The Signature of All ThingsHardback
- Publisher: Riverhead Books
- Format: Hardback | 512 pages
- Dimensions: 147mm x 231mm x 46mm | 748g
- Publication date: 1 October 2013
- ISBN 10: 0670024856
- ISBN 13: 9780670024858
- Edition statement: New.
- Sales rank: 39,393
A glorious, sweeping novel of desire, ambition, and the thirst for knowledge, from the # 1 "New York Times" bestselling author of "Eat, Pray, Love "and "Committed" In "The Signature of All Things, " Elizabeth Gilbert returns to fiction, inserting her inimitable voice into an enthralling story of love, adventure and discovery. Spanning much of the eighteenth and nineteenth centuries, the novel follows the fortunes of the extraordinary Whittaker family as led by the enterprising Henry Whittaker--a poor-born Englishman who makes a great fortune in the South American quinine trade, eventually becoming the richest man in Philadelphia. Born in 1800, Henry's brilliant daughter, Alma (who inherits both her father's money and his mind), ultimately becomes a botanist of considerable gifts herself. As Alma's research takes her deeper into the mysteries of evolution, she falls in love with a man named Ambrose Pike who makes incomparable paintings of orchids and who draws her in the exact opposite direction--into the realm of the spiritual, the divine, and the magical. Alma is a clear-minded scientist; Ambrose a utopian artist--but what unites this unlikely couple is a desperate need to understand the workings of this world and the mechanisms behind all life. Exquisitely researched and told at a galloping pace, "The Signature of All Things" soars across the globe--from London to Peru to Philadelphia to Tahiti to Amsterdam, and beyond. Along the way, the story is peopled with unforgettable characters: missionaries, abolitionists, adventurers, astronomers, sea captains, geniuses, and the quite mad. But most memorable of all, it is the story of Alma Whittaker, who--born in the Age of Enlightenment, but living well into the Industrial Revolution--bears witness to that extraordinary moment in human history when all the old assumptions about science, religion, commerce, and class were exploding into dangerous new ideas. Written in the bold, questing spirit of that singular time, Gilbert's wise, deep, and spellbinding tale is certain to capture the hearts and minds of readers.
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Elizabeth Gilbert is an award-winning writer of both fiction and nonfiction. Her short story collection, "Pilgrims," was a finalist for the PEN/Hemingway Award, and her novel, "Stern Men, " was a "New York Times" Notable Book. Her 2002 book, "The Last American Man, " was a finalist for both the National Book Award and the National Book Critics Circle Award. She is best known for her 2006 memoir, "Eat, Pray, Love," which has been published in more than thirty languages; a film based on the memoir, starring Julia Roberts, opened in August 2010. Her most recent book, the memoir" Committed: A Love Story, " appeared in 2010. In 2008, "Time "magazine named Gilbert one of the most influential people in the world. Her website is www.elizabethgilbert.com.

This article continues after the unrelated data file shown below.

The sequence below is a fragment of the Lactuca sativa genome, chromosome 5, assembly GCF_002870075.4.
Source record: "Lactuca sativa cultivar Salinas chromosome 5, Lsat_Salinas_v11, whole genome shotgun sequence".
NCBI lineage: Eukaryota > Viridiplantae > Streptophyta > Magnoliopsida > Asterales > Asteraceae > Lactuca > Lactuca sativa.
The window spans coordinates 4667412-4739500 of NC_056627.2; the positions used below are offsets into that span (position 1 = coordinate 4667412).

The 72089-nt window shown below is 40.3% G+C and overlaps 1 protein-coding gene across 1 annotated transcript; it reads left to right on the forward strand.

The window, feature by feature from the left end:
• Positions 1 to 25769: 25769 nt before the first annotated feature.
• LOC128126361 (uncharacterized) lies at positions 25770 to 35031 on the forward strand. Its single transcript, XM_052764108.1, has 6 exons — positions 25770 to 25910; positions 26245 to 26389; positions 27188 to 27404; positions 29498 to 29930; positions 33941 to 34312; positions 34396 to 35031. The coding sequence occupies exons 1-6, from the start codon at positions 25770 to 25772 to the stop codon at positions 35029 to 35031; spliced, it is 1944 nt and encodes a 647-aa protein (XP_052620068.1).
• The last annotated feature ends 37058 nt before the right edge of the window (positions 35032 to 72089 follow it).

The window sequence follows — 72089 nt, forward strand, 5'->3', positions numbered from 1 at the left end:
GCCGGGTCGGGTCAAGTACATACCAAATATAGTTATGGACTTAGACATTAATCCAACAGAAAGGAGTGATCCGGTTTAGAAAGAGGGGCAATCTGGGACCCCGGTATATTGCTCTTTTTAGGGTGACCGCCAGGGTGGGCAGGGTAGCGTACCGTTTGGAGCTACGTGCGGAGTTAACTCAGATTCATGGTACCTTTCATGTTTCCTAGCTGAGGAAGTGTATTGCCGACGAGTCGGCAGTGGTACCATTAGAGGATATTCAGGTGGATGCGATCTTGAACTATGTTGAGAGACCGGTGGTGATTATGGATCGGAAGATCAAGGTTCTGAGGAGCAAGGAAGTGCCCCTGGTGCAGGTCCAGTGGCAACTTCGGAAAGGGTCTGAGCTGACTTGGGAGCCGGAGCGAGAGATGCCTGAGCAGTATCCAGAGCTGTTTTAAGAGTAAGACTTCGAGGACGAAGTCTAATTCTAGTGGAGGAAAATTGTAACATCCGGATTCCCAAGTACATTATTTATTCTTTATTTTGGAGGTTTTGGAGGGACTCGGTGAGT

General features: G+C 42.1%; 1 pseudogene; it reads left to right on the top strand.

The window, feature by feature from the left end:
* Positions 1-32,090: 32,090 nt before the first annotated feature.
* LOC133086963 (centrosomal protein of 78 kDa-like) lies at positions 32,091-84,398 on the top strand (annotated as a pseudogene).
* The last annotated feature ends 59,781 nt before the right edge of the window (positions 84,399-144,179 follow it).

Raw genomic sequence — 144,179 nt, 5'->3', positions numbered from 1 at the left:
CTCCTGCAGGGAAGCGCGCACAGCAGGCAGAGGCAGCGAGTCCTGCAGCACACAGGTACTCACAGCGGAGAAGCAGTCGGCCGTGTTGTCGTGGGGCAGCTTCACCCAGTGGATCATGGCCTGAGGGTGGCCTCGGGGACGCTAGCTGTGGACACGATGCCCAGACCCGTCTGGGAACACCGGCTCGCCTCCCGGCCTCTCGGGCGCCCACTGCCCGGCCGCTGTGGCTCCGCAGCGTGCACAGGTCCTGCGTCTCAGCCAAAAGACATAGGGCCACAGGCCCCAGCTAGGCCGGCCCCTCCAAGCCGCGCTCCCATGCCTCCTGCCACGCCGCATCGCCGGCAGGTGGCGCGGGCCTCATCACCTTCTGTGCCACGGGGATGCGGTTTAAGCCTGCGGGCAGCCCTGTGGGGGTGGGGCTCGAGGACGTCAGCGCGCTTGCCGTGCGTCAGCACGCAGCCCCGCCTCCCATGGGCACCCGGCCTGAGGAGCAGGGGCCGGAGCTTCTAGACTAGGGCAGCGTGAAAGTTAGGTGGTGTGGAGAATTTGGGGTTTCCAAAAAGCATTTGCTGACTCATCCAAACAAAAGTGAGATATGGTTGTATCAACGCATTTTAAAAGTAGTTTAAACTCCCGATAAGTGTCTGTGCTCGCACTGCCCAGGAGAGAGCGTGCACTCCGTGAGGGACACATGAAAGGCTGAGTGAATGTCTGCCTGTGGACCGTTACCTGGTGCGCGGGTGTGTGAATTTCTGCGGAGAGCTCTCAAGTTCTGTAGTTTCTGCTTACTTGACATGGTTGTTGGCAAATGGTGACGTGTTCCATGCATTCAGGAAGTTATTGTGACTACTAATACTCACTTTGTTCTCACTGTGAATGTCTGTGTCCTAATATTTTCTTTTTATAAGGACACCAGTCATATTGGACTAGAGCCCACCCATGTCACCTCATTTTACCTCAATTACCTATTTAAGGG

By Julie Smith 30 Dec 2013
I opened this title with anticipation. It is rather sweeping and epic, and Alma Whittaker is an admirable female protagonist, full of intelligence in a time when intelligence in a woman was not valued. There's greed, unrequited love, and adventure as well as unacknowledged self-sacrifice - all elements that should make an absolutely fascinating story. I found myself intrigued at times, bored at others, incredulous at some. I found it a worthwhile read in spite of myself, but don't recommend it for the "light" reader.
Praise for "The Signature of All Things" "Unlike anything Gilbert has ever written. The book's heroine is Alma Whittaker, the brilliant, restless daughter of an imperious botanical explorer. Its prose has the elegant sheen of a 19th-century epic, but its concerns--the intersection of science and faith, the feminine struggle for fulfillment, the dubious rise of the pharmaceutical industry--are essentially modern...Gilbert has returned to her roots in fiction and written the sort of rip-roaring tale that would have been considered entertainment for the masses 150 years ago." --"The New York Times Magazine" "The most ambitious and purely imaginative work in Gilbert's 20-year career: a deeply researched and vividly rendered historical novel about a 19th century female botanist." --"The Wall Street Journal" "Gilbert has mulled, from the confines of her desk, the correlations of nature, the principle that connects a grain of sand to a galaxy, to create a character who does the same - who makes the study of existence her life's purpose. And in doing so, she has written the novel of a lifetime." -- "O, The Oprah Magazine" "Gilbert's sweeping saga of Henry Whittaker and his daughter Alma offers an allegory for the great, rampant heart of the 19th century...Characters leap into life, visible and vibrant... A brilliant exercise of intellect and imagination."--"Kirkus Reviews" "Gilbert has returned to fiction, and clearly she's reveling in all its pleasures and possibilities...[an] unhurried, sympathetic, intelligent novel by an author confident in her material and her form."--"Publishers Weekly" "Rich, highly satisfying...Gilbert, in supreme command of her material, effortlessly invokes the questing spirit of the nineteenth century...Beautifully written and imbued with a reverence for science and learning, this is a must-read."--"ALA"" Booklist"